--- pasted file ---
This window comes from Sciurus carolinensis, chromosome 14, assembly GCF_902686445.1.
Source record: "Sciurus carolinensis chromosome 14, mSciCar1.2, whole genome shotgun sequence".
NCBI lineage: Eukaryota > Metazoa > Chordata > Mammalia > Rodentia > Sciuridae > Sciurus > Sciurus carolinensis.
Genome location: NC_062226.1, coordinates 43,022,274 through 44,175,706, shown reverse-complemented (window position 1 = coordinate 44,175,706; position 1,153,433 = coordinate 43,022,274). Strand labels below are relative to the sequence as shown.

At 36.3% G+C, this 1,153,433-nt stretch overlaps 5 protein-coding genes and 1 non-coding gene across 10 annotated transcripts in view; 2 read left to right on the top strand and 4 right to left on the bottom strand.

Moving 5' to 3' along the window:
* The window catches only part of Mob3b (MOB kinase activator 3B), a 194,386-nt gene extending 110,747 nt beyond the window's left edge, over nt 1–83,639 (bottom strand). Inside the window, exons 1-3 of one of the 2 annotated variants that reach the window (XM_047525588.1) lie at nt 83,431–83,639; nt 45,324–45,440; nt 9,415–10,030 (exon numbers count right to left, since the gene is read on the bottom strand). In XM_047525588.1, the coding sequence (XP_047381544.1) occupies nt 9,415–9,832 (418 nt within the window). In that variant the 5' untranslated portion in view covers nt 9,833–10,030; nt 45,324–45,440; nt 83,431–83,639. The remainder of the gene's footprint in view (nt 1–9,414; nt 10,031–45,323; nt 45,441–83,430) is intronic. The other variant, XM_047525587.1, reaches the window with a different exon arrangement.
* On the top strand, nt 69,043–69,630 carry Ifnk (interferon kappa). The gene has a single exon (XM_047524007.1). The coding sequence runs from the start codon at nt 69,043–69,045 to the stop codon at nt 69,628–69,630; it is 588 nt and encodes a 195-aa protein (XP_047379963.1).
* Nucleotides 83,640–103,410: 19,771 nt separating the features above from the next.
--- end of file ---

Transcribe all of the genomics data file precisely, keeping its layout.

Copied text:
This window comes from Sciurus carolinensis, chromosome 14, assembly GCF_902686445.1.
Source record: "Sciurus carolinensis chromosome 14, mSciCar1.2, whole genome shotgun sequence".
NCBI lineage: Eukaryota > Metazoa > Chordata > Mammalia > Rodentia > Sciuridae > Sciurus > Sciurus carolinensis.
Genome location: NC_062226.1, coordinates 43,022,274 through 44,175,706, shown reverse-complemented (window position 1 = coordinate 44,175,706; position 1,153,433 = coordinate 43,022,274). Strand labels below are relative to the sequence as shown.

At 36.3% G+C, this 1,153,433-nt stretch overlaps 5 protein-coding genes and 1 non-coding gene across 10 annotated transcripts in view; 2 read left to right on the top strand and 4 right to left on the bottom strand.

Moving 5' to 3' along the window:
* The window catches only part of Mob3b (MOB kinase activator 3B), a 194,386-nt gene extending 110,747 nt beyond the window's left edge, over nt 1–83,639 (bottom strand). Inside the window, exons 1-3 of one of the 2 annotated variants that reach the window (XM_047525588.1) lie at nt 83,431–83,639; nt 45,324–45,440; nt 9,415–10,030 (exon numbers count right to left, since the gene is read on the bottom strand). In XM_047525588.1, the coding sequence (XP_047381544.1) occupies nt 9,415–9,832 (418 nt within the window). In that variant the 5' untranslated portion in view covers nt 9,833–10,030; nt 45,324–45,440; nt 83,431–83,639. The remainder of the gene's footprint in view (nt 1–9,414; nt 10,031–45,323; nt 45,441–83,430) is intronic. The other variant, XM_047525587.1, reaches the window with a different exon arrangement.
* On the top strand, nt 69,043–69,630 carry Ifnk (interferon kappa). The gene has a single exon (XM_047524007.1). The coding sequence runs from the start codon at nt 69,043–69,045 to the stop codon at nt 69,628–69,630; it is 588 nt and encodes a 195-aa protein (XP_047379963.1).
* Nucleotides 83,640–103,410: 19,771 nt separating the features above from the next.